Friday, January 31, 2014

5 questions to ask before using information as an academic resource

The following is a guest post from Bart Everts, one of our Reference Librarians at Peirce College.

Say you’ve been assigned a research paper that requires you to use five accurate and reliable resources to back up your argument. If you’re like most of us, you’ll begin to look for those resources by entering a few search terms into Google. But how do you know if the information you find is reliable?

The ability to examine information and select sources that are reliable is called information literacy. To succeed in college and business, the ability to find, evaluate, and integrate accurate information is vital. With the amount of information available, it can be difficult to tell what is reliable and what is not. To ensure that the information you’re using comes from reliable sources, we recommend asking the following questions to help you navigate through the clutter and find the best resources.
  • Is the information current? Depending on the class, you might need an article written in the past year, or it might be OK to use materials published within the past decade. Information changes as new research is conducted and more facts are known. Ensure the resource you want to use meets the requirements your professor is looking for.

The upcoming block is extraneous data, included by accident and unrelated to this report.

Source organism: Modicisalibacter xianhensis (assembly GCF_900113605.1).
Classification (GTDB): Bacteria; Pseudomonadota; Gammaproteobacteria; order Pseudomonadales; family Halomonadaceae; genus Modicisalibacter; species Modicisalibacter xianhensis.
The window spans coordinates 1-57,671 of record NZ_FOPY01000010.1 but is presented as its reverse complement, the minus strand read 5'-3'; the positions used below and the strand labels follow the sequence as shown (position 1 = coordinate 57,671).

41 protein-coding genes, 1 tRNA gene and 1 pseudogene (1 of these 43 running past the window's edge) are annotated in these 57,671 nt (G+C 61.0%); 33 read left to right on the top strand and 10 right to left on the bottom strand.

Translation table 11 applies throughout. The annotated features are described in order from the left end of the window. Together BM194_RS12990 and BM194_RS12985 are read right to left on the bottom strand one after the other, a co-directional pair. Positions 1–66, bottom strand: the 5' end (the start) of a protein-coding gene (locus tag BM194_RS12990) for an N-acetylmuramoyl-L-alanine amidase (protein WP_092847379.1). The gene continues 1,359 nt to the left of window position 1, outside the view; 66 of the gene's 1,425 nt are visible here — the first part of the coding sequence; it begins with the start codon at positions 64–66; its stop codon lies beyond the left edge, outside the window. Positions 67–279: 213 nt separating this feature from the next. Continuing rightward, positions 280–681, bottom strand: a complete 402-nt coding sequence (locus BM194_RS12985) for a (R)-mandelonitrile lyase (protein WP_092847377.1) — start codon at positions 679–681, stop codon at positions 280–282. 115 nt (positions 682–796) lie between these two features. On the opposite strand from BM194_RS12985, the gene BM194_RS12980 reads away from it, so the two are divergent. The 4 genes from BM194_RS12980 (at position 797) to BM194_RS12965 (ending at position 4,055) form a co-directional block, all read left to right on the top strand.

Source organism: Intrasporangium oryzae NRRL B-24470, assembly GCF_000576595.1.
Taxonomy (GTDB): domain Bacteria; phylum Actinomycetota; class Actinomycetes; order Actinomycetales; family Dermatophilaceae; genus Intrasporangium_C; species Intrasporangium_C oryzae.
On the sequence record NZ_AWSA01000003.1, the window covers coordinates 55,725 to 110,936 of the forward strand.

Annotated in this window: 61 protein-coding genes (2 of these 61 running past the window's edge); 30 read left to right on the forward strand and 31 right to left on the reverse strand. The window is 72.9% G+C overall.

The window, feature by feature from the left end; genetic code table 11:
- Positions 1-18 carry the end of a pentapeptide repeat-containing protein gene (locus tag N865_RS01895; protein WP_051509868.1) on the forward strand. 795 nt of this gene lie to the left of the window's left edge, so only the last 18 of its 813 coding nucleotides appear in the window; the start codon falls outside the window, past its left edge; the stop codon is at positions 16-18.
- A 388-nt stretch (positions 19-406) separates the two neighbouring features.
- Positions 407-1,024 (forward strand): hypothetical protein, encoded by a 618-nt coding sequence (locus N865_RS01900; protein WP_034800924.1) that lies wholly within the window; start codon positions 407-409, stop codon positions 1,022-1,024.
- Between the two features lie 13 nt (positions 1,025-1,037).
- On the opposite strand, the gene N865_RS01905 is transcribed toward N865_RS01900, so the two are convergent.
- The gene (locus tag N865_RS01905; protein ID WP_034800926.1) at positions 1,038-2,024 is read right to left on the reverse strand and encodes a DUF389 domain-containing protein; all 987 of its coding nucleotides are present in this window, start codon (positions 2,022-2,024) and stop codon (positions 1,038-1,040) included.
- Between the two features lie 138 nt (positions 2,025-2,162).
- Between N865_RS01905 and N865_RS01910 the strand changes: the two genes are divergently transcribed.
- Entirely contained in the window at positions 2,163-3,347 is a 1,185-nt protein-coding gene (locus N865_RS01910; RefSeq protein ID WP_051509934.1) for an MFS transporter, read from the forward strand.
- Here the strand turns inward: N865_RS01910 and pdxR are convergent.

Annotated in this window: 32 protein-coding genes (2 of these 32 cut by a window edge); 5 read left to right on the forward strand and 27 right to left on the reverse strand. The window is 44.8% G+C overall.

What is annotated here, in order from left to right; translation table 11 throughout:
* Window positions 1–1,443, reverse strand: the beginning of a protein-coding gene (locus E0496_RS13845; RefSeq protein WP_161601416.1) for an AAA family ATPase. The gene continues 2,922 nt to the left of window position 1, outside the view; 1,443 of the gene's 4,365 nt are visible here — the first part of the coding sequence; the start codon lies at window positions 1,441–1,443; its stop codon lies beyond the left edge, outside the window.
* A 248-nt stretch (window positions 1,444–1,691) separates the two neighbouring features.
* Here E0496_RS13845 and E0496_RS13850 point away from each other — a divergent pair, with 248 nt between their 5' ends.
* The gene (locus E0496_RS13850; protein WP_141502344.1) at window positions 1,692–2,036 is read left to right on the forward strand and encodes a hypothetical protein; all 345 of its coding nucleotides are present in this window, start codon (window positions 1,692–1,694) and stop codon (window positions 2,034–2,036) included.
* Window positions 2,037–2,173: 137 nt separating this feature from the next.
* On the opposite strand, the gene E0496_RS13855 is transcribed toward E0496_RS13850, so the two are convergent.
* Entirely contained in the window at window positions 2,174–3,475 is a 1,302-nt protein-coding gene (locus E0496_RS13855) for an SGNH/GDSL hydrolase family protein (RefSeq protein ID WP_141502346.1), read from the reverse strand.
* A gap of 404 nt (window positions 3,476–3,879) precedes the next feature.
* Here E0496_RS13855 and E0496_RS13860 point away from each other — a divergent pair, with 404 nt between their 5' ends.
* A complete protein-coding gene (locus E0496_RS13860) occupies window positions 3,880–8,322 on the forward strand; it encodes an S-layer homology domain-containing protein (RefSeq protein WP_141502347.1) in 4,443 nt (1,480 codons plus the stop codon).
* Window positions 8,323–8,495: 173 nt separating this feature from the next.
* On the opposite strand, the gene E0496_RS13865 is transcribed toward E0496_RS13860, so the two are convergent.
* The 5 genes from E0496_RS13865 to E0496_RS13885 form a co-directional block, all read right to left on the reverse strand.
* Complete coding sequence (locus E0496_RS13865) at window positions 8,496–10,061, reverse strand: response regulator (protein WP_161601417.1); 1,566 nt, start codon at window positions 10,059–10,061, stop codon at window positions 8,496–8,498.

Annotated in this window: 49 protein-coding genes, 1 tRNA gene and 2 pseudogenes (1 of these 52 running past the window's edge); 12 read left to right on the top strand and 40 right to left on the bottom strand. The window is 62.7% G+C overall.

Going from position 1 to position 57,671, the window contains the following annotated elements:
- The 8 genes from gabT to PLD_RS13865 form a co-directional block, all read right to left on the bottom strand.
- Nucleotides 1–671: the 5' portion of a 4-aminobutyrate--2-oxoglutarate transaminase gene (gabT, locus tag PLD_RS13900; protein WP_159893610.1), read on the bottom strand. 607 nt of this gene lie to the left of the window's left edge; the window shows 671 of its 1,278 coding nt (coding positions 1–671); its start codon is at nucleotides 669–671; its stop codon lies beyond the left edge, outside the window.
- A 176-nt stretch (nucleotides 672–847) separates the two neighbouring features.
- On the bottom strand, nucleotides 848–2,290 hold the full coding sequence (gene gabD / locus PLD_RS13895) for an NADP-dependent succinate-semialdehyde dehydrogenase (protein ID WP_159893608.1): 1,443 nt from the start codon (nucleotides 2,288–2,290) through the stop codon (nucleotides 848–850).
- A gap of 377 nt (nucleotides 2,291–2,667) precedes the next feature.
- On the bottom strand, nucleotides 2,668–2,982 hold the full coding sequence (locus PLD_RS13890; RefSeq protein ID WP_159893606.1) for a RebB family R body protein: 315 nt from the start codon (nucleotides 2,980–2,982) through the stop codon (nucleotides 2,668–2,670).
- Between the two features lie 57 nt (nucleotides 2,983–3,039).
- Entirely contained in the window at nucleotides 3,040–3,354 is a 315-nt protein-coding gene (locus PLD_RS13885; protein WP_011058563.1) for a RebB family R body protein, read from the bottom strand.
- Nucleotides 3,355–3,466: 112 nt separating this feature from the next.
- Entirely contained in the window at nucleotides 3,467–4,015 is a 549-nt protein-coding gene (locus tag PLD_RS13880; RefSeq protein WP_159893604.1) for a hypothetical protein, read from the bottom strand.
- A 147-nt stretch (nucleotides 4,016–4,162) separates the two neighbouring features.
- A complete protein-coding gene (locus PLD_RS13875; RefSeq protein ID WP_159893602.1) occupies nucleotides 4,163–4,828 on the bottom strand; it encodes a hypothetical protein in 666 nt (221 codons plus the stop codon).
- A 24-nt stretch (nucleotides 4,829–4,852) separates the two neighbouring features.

• What are the writer’s qualifications? For college-level work, you want to know the writer has done their research. Most articles will include brief biographical information about the author, so read it over and verify that their expertise is in the correct field. When in doubt, your professor or a librarian would be happy to weigh in.
  • Is the information accurate? The best way to check for accuracy is to see if you can corroborate your resource with other resources. On the free web, if only one source is reporting information, it should alert your inner skeptic.
  • Is the information biased? Plenty of web pages contain factual information filtered through opinion or agenda. These days, even major news organizations (particularly cable sources) might report stories in a way that encourages taking a side. Be on the lookout for opinion passing as fact. Bias may also take the form of sponsored information or press releases.
  • Is the information useful? Finally, you need to make sure the information is useful for your assignment. An article might be interesting or touch on your topic, but how will it aid your paper’s thesis? If the information does not contribute in a meaningful way to your argument, you should not include it.
The Peirce College Library is here to help you find and evaluate quality resources. Feel free to stop by the reference desk on the 7th floor of College Hall or call us at 215.670.9269 with any questions.